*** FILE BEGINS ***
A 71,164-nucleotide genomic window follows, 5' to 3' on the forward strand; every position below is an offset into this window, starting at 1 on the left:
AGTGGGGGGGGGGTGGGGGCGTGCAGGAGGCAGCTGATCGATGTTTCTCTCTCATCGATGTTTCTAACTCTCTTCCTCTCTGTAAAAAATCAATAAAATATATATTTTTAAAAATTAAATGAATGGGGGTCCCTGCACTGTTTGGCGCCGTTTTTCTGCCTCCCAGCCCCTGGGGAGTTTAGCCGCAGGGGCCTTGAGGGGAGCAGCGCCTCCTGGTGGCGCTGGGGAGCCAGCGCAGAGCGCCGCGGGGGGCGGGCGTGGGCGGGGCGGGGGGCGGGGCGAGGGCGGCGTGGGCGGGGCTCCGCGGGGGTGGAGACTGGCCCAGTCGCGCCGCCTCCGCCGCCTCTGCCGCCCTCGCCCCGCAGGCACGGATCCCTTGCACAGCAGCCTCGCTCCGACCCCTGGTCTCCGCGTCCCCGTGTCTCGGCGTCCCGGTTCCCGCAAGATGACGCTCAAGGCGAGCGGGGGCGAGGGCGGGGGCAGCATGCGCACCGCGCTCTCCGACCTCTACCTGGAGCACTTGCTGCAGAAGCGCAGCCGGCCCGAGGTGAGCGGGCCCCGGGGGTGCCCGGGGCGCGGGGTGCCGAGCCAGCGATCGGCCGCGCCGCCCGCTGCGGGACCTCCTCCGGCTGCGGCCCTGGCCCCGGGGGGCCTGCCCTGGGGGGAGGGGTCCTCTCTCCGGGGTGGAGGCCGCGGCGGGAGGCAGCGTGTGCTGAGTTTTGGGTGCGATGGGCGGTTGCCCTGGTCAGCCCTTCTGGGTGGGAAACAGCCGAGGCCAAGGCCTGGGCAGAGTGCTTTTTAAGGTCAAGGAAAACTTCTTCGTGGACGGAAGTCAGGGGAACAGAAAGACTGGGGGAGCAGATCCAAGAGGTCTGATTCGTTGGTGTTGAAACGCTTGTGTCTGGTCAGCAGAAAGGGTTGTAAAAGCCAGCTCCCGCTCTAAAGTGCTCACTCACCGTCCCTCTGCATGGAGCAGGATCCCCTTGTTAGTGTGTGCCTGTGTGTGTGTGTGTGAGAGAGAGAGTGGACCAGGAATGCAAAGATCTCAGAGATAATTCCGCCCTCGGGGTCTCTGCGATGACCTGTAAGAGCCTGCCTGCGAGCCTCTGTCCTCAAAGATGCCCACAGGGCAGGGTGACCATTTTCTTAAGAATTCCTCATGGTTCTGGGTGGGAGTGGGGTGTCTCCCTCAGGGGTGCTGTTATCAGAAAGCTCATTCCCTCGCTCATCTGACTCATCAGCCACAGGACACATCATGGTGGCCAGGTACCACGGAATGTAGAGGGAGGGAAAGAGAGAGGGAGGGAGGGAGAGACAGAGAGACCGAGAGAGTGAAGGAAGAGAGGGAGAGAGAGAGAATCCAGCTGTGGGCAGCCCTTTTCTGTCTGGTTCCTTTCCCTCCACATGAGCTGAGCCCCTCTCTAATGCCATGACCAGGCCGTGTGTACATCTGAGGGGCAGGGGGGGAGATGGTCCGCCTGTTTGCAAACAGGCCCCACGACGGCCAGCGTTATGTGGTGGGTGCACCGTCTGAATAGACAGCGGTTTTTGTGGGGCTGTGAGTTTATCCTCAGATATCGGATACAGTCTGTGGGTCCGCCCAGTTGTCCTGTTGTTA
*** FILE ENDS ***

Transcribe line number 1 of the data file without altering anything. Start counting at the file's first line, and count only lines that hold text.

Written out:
A 71,164-nucleotide genomic window follows, 5' to 3' on the forward strand; every position below is an offset into this window, starting at 1 on the left: